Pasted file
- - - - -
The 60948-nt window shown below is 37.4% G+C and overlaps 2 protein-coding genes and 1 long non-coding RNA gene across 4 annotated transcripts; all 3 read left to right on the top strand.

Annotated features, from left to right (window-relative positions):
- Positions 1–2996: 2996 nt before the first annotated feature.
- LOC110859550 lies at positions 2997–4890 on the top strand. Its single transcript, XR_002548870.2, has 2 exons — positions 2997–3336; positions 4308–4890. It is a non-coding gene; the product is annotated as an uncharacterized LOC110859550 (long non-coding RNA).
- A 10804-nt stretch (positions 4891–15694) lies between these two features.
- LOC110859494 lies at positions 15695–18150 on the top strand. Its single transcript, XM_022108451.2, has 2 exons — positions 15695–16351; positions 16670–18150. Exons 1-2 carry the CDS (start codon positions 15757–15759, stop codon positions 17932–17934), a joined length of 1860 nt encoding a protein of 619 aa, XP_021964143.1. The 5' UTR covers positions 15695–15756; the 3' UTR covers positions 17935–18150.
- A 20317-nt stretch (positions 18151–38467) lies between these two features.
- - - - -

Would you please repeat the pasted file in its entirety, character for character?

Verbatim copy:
The 60948-nt window shown below is 37.4% G+C and overlaps 2 protein-coding genes and 1 long non-coding RNA gene across 4 annotated transcripts; all 3 read left to right on the top strand.

Annotated features, from left to right (window-relative positions):
- Positions 1–2996: 2996 nt before the first annotated feature.
- LOC110859550 lies at positions 2997–4890 on the top strand. Its single transcript, XR_002548870.2, has 2 exons — positions 2997–3336; positions 4308–4890. It is a non-coding gene; the product is annotated as an uncharacterized LOC110859550 (long non-coding RNA).
- A 10804-nt stretch (positions 4891–15694) lies between these two features.
- LOC110859494 lies at positions 15695–18150 on the top strand. Its single transcript, XM_022108451.2, has 2 exons — positions 15695–16351; positions 16670–18150. Exons 1-2 carry the CDS (start codon positions 15757–15759, stop codon positions 17932–17934), a joined length of 1860 nt encoding a protein of 619 aa, XP_021964143.1. The 5' UTR covers positions 15695–15756; the 3' UTR covers positions 17935–18150.
- A 20317-nt stretch (positions 18151–38467) lies between these two features.